Students Unite for Day of Action

Grassroots movement born in the Bay Area

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    NEWSLETTERS

    NBC Bay Area
    Plans fir the March 4 Day of Action have been in the works for months.

    Thousands of students, educators and concerned citizens will gather at school campuses across the country today for a united effort against education cuts. Unprecedented hikes in student fees, teacher furloughs, layoffs and canceled classes sparked the frustration and anger that led to today's rallies.

    Protests and rallies for the Day of Action have been in the works for months. The grassroots effort started in the Bay Area, where some of the biggest rallies are planned. Although there's no single group coordinating the March 4 activities, several organizations are behind the effort. There are now 122 events planned in 33 states for today's action. Check out the map.

    At University of California San Diego, the day's events will focus on the budget crisis but will also include the racially-charged events that prompted rallies and protests last month.

    UCSD police are investigating a KKK-style hood placed on a statue outside the main campus library on Monday. A student is being investigated for a hate crime for her part in hanging a noose in the Giesel Library on Feb. 25. Tthe notorious Compton Cookout -- held the weekend of Feb. 13-14 -- invited participants to a ghetto-themed party and a student used the N-word on student-run television to describe critics of the Compton Cookout. 

    As a result of the events, students presented the school's chancellor with a list of demands that included increasing the number of African Americans in the university's faculty and student pools.

    To Day of Action event organizer and UCSD undergraduate student Leslie Quintanilla, the issues are connected. “All of the diversity issues are part of the educational crisis," she said. "Where there will be no more people of color at the university if there is no more funding for outreach and retention programs and no more funding for the Cal grants and scholarships to give access to the university to kids from under privileged communities.”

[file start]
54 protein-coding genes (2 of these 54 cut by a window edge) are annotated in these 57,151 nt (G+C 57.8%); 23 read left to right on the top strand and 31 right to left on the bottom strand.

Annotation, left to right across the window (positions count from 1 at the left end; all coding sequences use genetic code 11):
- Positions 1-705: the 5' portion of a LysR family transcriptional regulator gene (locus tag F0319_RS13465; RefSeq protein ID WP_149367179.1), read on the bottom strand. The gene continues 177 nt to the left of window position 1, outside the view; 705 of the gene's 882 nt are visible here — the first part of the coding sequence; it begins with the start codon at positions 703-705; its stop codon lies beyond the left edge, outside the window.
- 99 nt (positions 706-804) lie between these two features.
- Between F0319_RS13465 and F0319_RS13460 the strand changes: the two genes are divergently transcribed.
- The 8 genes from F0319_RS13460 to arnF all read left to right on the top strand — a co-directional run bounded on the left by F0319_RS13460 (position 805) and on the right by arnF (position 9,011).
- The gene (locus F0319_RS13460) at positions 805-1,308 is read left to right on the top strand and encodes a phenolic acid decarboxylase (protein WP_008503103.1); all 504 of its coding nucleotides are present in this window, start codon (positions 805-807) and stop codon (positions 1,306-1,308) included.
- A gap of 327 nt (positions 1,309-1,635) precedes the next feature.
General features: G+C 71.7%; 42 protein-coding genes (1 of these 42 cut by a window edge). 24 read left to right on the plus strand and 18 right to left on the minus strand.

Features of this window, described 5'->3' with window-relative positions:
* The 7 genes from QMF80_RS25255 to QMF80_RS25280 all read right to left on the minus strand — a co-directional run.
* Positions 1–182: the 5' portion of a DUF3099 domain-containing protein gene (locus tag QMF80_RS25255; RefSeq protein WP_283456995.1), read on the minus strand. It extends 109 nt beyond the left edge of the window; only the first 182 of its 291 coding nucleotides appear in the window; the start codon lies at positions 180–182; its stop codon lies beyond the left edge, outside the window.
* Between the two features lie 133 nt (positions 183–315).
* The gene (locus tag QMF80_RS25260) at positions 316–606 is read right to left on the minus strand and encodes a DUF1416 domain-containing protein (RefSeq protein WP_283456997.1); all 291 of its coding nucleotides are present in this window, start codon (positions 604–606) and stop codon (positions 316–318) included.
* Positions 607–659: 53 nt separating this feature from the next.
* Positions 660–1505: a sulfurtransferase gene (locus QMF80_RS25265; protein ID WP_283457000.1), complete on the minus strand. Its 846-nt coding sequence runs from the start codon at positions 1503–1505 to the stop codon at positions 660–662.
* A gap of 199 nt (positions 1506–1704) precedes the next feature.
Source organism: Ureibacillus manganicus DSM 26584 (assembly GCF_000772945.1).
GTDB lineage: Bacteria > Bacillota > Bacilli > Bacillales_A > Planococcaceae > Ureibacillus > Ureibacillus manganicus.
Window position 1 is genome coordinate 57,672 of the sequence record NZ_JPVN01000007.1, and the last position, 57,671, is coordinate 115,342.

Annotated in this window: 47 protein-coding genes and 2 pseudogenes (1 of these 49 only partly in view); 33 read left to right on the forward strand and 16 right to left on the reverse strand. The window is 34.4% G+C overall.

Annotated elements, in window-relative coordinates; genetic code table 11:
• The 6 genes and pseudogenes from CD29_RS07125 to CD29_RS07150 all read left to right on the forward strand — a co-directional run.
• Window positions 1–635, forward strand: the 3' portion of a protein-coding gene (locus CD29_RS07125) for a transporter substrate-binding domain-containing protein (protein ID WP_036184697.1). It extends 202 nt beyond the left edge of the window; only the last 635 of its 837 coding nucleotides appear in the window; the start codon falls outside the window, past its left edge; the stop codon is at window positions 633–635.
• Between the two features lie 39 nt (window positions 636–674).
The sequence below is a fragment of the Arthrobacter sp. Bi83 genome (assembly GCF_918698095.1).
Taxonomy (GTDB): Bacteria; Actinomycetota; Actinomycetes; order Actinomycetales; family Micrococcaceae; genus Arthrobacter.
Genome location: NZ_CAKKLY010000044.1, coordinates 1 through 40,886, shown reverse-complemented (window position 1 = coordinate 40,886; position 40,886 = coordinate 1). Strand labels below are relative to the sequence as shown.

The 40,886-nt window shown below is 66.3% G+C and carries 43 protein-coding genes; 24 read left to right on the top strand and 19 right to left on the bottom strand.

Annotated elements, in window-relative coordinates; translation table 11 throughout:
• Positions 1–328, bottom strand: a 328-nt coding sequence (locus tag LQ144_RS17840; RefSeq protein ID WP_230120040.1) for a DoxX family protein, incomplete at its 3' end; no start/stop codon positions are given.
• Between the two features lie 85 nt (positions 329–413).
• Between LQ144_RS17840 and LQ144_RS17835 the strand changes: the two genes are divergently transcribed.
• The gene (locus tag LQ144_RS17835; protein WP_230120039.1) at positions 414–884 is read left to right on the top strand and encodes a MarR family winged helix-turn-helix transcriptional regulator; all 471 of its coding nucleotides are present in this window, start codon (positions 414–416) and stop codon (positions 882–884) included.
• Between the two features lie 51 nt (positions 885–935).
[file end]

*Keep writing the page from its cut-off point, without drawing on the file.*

Along with an noon rally, organizers with the UCSD Coalition for Educational Justice are calling on professors to teach classes outside Thursday as a sign of solidarity and "opening the campus." At issue, according to event organizer and UCSD graduate student José Fusté, is budget transparency.  

    The UC's argument for lack of diversity in student population and faculty positions is lack of funding, according to Fusté but the coalition sees things differently.

    "It's part of a crisis of priorities," said Fusté who maintains the UC system spends more on research than instruction. "It's a lot of wasted money," he said, "It's become out of control."

    UCSD students will join other students from area universities on a march downtown beginning at 1:30 p.m. in Balboa Park and ending at Front Street.

    Facebook, Twitter and blogs are ever-changing with information and calls to action for the united effort. They have been ground zero for planning and rallies.

    The California Teachers Association says over the last two years, legislators have cut $17 billion from schools and colleges. Districts up and down the Golden State have laid off 16,000 teachers and eliminated programs like art, music and PE from their schedules. 

    Let us know what you think. Comment below, send us your thoughts via Twitter @nbcsandiego or add your comment to our Facebook page.